This piece has been an adventure in the making. I am using porcelain and slip casting into four styles of mould that, together, will form the silhouette of a pavilion roof. The construction of the pavilion has been a long-drawn out process with much to-ing and fro-ing and u-turning of ideas. Barney, the director of BCB, has proved himself to be not only a pillar of support, but a fountain of ideas. Some of them have led me in one direction only to be transplanted. I went quite far down the route of actually employing a wood worker to make a wooden architectural structure to apply the tiles on to. It could have been effective, but realistically only with more time and a larger budget. So, back to my original silhouette roof idea inspired by traditional pavilions. The composition is made up of my version of traditional Korean roof tiles, observing traditional geometric patterns and Korean floral designs that are traditionally found on ceramic vessels – lotus flowers, peonies, chrysanthemums and cherry blossom.

I have taken the form of the pavilion and filled it with relief ceramic tiles to describe the various components of the architecture. An edge of circular and crescent-shaped tiles gently curves down from an apex, with a triangular feature and a second row of roof tiles forming a horizontal line. Beneath that, I have designed two more rows of tiles inspired by the ornate wooden decoration on the pavilions.

I have tested several different methods of colouring the porcelain, including colouring the clay body itself to create an encaustic effect. I gravitated towards my preferred use of coloured glazes with details picked out in oxides painted underneath the glaze. Some test firings resulted in such beautiful results, whole plans were changed to accommodate them.

The most fortunate thing that has particularly aided this period of making is that it coincided with my first ever Erasmus student placement in the studio. Weronika is studying a PhD in ceramics at Wroclaw, Poland, and arrived in perfect time to help on this project. It has been a revelation having an experienced maker helping in the studio, especially on a piece as ambitious as this. I have been working with volunteers in the studio for many years, but there is a huge difference between having to teach someone everything and being able to trust their capability and knowledge. The irony is that apparently students can no longer opt for the UK as a destination for Erasmus due to Brexit! So just when I discovered a good thing… but maybe we will be lucky and the nightmare will never even happen…At the same time Izzy popped into my studio. She is about to sublet a space and offered help too and has been a huge help sanding every single piece to perfection.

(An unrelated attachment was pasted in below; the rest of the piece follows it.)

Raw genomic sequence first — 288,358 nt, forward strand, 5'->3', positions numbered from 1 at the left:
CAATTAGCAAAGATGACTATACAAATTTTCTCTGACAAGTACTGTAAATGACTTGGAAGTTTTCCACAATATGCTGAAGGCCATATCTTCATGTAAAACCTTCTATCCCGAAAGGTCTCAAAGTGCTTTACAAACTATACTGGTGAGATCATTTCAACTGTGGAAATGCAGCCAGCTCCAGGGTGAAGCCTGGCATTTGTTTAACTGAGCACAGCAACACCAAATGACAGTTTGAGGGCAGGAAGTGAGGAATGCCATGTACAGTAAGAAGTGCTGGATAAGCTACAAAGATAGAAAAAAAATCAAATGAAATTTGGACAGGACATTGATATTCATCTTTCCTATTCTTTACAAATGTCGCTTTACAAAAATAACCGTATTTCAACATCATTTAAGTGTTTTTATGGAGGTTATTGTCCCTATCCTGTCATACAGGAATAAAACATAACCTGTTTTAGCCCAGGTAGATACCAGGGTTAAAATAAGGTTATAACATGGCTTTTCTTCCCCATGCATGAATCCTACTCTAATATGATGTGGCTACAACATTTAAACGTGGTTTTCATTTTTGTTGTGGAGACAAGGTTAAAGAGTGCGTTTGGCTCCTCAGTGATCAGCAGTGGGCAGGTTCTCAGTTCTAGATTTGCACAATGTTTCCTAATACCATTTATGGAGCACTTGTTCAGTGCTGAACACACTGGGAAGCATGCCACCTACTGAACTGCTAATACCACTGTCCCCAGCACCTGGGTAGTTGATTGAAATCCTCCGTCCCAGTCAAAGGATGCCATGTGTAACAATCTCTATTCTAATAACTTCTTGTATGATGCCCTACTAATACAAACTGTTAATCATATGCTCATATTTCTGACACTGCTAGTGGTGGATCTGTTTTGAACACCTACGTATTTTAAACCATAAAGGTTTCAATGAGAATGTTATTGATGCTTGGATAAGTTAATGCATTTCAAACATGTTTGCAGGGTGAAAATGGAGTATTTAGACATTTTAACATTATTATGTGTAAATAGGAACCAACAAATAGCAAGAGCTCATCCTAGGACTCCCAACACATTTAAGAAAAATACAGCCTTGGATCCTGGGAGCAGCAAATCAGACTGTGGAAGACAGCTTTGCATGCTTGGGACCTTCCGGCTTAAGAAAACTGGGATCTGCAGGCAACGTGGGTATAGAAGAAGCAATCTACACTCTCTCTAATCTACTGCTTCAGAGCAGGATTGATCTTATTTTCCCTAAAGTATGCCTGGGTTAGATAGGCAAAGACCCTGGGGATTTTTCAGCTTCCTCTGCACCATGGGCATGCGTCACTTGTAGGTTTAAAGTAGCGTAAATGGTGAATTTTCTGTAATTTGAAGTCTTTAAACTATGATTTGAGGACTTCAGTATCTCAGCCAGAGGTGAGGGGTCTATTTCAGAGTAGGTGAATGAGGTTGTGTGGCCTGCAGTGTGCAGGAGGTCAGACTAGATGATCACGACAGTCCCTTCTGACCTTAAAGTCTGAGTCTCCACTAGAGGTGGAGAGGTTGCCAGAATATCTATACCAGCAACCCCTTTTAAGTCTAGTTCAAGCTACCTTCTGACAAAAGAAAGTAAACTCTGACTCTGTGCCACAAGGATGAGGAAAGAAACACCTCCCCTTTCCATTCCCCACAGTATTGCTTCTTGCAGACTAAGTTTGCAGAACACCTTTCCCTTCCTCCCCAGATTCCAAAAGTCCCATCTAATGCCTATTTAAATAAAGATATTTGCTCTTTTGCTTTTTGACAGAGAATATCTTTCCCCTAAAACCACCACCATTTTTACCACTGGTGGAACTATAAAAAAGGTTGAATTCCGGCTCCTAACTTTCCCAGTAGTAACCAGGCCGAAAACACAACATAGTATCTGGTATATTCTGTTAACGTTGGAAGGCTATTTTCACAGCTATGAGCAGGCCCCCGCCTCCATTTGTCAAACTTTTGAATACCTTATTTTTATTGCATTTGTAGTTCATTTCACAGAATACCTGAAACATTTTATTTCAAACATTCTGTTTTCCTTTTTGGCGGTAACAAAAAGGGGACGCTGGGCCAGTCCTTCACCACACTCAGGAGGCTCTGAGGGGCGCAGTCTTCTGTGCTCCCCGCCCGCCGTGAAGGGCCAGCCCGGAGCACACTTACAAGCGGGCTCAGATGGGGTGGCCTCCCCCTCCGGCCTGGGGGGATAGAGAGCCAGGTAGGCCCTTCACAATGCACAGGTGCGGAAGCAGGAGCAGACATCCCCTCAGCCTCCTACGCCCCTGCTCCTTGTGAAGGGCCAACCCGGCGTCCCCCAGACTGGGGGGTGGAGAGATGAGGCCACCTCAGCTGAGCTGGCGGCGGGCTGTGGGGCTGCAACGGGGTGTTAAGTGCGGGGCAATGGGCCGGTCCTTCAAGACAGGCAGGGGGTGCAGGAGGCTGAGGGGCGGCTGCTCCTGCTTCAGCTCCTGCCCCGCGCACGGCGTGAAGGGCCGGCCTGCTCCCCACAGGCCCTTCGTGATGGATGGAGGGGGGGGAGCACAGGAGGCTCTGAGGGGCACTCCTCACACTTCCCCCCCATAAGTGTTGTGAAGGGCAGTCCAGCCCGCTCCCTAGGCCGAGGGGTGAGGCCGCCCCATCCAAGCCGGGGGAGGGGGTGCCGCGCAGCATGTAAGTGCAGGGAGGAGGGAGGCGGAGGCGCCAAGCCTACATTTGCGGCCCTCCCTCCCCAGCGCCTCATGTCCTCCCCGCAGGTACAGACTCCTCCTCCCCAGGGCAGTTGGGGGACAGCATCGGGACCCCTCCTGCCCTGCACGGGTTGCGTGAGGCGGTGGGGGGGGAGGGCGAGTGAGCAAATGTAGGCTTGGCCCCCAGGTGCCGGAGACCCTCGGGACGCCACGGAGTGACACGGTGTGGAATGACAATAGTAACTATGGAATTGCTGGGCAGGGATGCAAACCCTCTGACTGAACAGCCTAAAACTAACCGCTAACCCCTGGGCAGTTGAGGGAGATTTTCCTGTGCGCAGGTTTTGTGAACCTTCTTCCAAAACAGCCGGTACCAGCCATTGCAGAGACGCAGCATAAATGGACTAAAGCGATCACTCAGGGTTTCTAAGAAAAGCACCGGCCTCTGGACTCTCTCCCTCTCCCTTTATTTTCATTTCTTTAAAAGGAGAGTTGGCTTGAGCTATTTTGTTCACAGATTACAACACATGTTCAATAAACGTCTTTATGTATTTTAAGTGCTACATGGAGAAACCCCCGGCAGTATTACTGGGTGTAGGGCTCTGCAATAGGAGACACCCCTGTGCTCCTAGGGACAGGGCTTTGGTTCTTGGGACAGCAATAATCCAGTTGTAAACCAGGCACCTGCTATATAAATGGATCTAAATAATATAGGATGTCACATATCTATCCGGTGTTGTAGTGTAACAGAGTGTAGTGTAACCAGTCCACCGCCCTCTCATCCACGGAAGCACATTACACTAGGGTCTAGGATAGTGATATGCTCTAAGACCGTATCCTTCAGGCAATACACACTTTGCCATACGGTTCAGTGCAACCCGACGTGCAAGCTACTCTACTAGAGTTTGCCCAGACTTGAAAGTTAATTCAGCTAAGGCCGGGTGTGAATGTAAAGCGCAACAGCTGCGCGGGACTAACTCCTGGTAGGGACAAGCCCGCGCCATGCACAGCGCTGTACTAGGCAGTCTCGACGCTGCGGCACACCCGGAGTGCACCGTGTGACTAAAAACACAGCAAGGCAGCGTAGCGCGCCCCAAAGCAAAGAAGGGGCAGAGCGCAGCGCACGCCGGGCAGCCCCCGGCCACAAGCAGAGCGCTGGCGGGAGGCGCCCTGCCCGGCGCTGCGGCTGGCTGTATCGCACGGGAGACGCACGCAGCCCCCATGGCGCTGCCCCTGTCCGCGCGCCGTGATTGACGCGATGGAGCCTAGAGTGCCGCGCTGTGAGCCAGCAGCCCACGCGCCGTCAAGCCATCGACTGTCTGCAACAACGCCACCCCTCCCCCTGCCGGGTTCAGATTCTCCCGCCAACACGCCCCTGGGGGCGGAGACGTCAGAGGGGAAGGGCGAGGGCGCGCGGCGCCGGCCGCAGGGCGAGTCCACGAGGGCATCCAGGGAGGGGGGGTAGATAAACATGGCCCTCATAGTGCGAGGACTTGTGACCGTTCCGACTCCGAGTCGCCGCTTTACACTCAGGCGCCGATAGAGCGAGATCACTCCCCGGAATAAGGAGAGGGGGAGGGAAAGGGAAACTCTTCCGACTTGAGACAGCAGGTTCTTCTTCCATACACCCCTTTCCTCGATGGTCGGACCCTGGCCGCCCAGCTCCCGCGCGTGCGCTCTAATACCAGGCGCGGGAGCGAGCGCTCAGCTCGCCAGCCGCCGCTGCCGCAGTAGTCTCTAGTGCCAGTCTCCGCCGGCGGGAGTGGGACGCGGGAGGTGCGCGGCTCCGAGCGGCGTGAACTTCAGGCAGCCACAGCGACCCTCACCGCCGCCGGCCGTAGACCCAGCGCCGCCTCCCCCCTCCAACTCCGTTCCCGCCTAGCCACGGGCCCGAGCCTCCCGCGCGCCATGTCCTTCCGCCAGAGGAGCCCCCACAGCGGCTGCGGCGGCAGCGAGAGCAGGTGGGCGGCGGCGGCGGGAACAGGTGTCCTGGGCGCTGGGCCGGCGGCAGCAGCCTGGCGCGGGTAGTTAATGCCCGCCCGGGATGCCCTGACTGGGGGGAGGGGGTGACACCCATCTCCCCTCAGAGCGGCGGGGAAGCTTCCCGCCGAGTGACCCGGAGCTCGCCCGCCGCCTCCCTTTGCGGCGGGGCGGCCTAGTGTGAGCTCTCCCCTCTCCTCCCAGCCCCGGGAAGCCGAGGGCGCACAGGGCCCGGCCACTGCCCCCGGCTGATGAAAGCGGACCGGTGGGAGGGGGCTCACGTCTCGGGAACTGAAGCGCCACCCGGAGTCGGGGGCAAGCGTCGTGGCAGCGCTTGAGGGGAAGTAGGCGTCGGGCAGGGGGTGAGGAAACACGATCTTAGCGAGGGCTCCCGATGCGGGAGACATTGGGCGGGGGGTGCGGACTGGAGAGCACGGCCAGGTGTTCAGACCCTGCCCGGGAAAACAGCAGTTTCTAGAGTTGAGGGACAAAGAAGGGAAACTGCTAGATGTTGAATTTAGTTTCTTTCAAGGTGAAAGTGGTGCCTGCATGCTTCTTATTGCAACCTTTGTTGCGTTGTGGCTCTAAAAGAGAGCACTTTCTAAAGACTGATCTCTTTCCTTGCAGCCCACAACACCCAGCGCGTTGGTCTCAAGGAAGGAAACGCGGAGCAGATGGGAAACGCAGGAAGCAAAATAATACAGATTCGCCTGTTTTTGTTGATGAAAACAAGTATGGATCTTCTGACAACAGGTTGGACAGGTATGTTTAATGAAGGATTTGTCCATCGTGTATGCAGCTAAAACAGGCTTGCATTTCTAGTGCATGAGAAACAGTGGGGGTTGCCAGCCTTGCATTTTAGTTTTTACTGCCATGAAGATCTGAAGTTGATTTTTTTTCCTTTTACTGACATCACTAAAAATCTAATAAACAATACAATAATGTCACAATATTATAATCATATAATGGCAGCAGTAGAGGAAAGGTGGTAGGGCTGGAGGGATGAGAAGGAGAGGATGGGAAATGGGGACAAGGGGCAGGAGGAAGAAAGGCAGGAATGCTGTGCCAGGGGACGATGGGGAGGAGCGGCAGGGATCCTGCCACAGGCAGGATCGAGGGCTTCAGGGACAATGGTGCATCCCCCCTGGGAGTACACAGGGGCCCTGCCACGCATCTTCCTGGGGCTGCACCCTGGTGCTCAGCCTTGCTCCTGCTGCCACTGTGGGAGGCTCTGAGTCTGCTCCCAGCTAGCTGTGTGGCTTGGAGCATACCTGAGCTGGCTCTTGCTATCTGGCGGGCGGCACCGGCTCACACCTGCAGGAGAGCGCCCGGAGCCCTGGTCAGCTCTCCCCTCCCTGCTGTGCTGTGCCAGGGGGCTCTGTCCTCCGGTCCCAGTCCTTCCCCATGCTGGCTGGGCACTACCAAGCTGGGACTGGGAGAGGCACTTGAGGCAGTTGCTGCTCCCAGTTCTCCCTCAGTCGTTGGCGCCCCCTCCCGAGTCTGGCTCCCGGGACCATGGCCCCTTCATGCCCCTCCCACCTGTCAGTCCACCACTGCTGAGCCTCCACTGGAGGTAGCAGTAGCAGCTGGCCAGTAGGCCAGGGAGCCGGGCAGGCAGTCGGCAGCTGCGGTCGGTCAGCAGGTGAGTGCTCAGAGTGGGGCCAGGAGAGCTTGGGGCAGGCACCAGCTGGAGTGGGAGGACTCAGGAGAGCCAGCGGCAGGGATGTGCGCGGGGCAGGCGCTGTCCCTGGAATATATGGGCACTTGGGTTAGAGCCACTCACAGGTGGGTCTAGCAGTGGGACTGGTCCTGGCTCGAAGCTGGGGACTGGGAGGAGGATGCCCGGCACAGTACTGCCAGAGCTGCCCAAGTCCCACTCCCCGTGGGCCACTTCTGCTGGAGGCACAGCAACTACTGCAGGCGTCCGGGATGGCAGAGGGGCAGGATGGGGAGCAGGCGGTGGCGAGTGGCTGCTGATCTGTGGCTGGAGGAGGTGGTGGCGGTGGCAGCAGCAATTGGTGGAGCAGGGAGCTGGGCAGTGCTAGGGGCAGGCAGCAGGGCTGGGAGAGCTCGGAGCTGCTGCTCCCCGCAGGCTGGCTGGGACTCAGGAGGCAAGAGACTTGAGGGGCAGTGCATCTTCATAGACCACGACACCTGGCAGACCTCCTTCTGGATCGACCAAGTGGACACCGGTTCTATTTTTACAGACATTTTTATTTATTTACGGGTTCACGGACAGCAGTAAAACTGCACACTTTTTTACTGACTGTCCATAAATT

Nicki Lang from Tela Films is making a documentary about the whole Made in Korea project, and duly came back to the studio to film my making processes.

The intention is that the two wall pieces will evoke a cultural conversation between UK and Korean ceramic traditions. They will be linked by a four-channel sound installation by Joseph Young, composed of the sounds of hand-made clay making processes that I recorded in artists’ studios in Korea and the sounds of industrialised ceramic production that Joseph recorded in Johnson Tiles Factory in Stoke-on-Trent when we took the Korean AiRs to the site visit to Stoke. Joseph, who also has a studio at Phoenix Brighton, has been creating a multi-layered soundscape that will fill the space between the two installations, the Korean hand-making noises emanating from my Korea roof tile inspired installation, and the industrial Stoke factory sounds positioned next to the Koreans’ Wedgwood inspired piece. More about the rest of the sound components in the next post. In the meantime, I need to get this pavilion finished and ready to travel!


More press features in Ceramic Review and Ceramics Monthly about Made in Korea.

Ceramic Review Sept/Oct 2017

Ceramics Monthly

Ceramic Review June/July 2017